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Women’s champ wants
a dance with Federer
Muguruza wins first Wimbledon title
Through it all, Venus Williams
kept working, kept striving, kept
eyeing yet another Wimbledon
Through it all, through the difficult
days of adjusting to life with an en-
ergy-sapping autoimmune disease,
through the disappointing days of
first-round losses that led to questions
about retirement, through all of the
accumulating years, she pressed on.
And yesterday, facing Garbine
Muguruza in the final, Williams had
a shot at her sixth title at the All Eng-
land Club—nine years after her last
one and, remarkably, 17 years after
Williams twice was a point from
taking the opening set before un-
ravelling completely, dropping the
last nine games and losing 7-5, 6-0
to Muguruza, who earned her first
“This is where you want to be. I like
to win. I don’t want to just get to a
final,” said Williams, at 37 the oldest
woman to play in a title match at the
grass-court major since 1994.
She appeared ready to take control
yesterday, ahead 5-4 in the first set
and with Muguruza serving at 15-
40. But Williams netted a forehand
to close a 20-stroke exchange on the
first set point. And on the second, she
sent a return long. Muguruza would
go on to win that game—and the next
eight, too, to earn her third Grand
Williams owns seven of them—five
at Wimbledon in 2000-01, 2005, 2007
and 2008; two at the US Open in
2000-01. But her coach, David Witt,
offered one explanation for the way
everything came undone for Williams
“It was just nerves,” Witt said.
“She never, I thought, looked like
she was relaxed out there,” he added.
Williams arrived in England a few
weeks after being involved in a two-
car accident in Florida. Two weeks af-
ter the crash, a 78-year-old passenger
in the other vehicle died.
At a news conference following
her first-round victory at Wimble-
don, Williams was asked about the
episode, and she tried to respond,
before wiping away tears and briefly
leaving the room to compose herself.
Witt said they hadn’t discussed
what happened with each other once
the tournament began, hoping Wil-
liams could “just focus on the tennis.”
Up until late in the first set Saturday,
Williams did play quite well.
In 2011, she revealed she had been
diagnosed with Sjogren’s syndrome,
a condition that can cause exhaustion
and joint pain. Williams has since
spoken about how she turned to a
plant-based diet and learned other
ways to get by.
A half-dozen exits from majors after
her opening match made some think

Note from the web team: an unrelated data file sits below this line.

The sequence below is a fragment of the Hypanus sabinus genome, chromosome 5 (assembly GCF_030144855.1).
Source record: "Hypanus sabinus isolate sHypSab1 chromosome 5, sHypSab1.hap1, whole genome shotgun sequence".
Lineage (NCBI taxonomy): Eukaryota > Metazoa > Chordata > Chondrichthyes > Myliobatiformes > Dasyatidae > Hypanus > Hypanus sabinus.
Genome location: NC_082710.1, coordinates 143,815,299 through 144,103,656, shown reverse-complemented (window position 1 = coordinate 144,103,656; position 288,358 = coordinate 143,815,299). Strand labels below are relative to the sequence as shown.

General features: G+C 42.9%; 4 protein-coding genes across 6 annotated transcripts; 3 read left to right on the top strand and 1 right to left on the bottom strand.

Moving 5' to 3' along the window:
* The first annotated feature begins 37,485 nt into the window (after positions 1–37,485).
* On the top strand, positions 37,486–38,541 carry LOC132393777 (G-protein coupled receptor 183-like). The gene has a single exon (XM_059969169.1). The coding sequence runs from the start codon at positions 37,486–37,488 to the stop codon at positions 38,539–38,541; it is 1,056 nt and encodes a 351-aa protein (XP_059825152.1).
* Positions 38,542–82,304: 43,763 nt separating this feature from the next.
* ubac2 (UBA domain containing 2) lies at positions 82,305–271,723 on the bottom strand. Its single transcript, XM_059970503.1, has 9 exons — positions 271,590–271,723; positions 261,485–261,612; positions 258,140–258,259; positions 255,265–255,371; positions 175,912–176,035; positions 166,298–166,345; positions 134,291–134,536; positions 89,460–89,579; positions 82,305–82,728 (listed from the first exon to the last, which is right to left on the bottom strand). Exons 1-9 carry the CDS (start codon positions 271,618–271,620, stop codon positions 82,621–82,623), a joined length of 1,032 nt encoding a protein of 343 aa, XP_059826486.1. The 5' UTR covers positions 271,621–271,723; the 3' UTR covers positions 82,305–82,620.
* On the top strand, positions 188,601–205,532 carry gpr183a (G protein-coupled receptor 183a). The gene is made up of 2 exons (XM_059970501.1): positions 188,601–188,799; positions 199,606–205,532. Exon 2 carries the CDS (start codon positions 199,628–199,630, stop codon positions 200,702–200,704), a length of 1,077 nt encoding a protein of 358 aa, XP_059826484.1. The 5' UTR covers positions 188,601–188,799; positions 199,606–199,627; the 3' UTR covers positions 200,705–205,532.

Williams might stop playing tennis,
let alone return to its biggest stages.
“There were definitely some issues.”
Williams said this week.
But she never lost her love for the
sport or a desire to get her game back
in order. “I’m just very surprised that
she’s hungry to keep winning. She has
won almost everything. She’s not
(still) young, to be looking forward
to all these matches. She just shows
this toughness,” Muguruza said.
The strongest initial sign of a re-
naissance for Williams came during
a run to the Wimbledon semifinals a
year ago. Then, this January, she got to
the Australian Open final for the first
time since 2003, losing to her sister,
Serena. And then came these past two
weeks and her first appearance in the
Wimbledon final since a loss to Serena
Williams was asked more than
once by reporters Saturday wheth-
er the Sjogren’s or the accumulated
fatigue or her age played a role in the
way the match unfolded. But she
deflected those questions, instead
offering praise of Muguruza, whose
power and precision gave the Amer-
Williams hit five double-faults,
three in one game and once to get
broken to begin the second set. She
finished with 25 unforced errors, more
than twice as many as Muguruza.
This was Williams’ 16th Grand Slam
final, second of 2017. She sounded
certain that it won’t be the last. (AP)
Spain’s Garbine Muguruza, right, proudly displays her winners’ trophy as
Venus Williams of the United States, left, leaves Center Court following
defeat in the Women’s Singles final at the Wimbledon Tennis
Championships. Muguruza won the match 7-5, 6-0. AP PHOTO
Does Roger Federer dance as
effortlessly as he plays?
tennis champion Garbine
Muguruza wants to know.
Roger Federer can
become the first man
in the century-plus
history of Wimbledon
to win the champion-
ship eight times. He
will face Marin Cilic
in the final today.
Federer, who turns 36
on August 8, would also be
the oldest men’s champi-
on at the All England Club
in the Open era, which
began in 1968. Federer
already owns a record 18
He is 6-1 against Cilic,
including a victory in the
last year when Federer
came back after dropping
the opening two sets and
facing three match points.
Federer winning this
year’s men’s singles fi-
nal would also please
the women’s champion,
Garbine Muguruza who
would like to cap her
Wimbledon victory by
dancing with Federer.
Muguruza won her first
title at the All England
Club, and Feder-
er will play for his
eighth on Sunday
against Marin Cilic.
The men’s and wom-
en’s champions used
to share a dance at the
Wimbledon gala at the
end of the tournament,
though that tradition
officially ceased in 1977.
Still, Muguruza was
asked her preference
for a dance partner at
this year’s champions’
“Oh, come on,” Mu-
guruza responded at
first, trying to brush
off the question. But
she quickly relented,
smiling broadly and
finally giving in.
said with a smile and
“And I like Cilic, I
have to say seriously.
“But,” Muguruza con-
tinued, shimmying in
her chair as if moving
to the music, “I want
to see if he’s that el-
egant also dancing.”
Much has changed for
Roger Federer since he
played in, and won, his
first Grand Slam final at
Wimbledon in 2003.
He’ll go for his
record eighth men’s
onship at the All
England Club, and
19th major trophy
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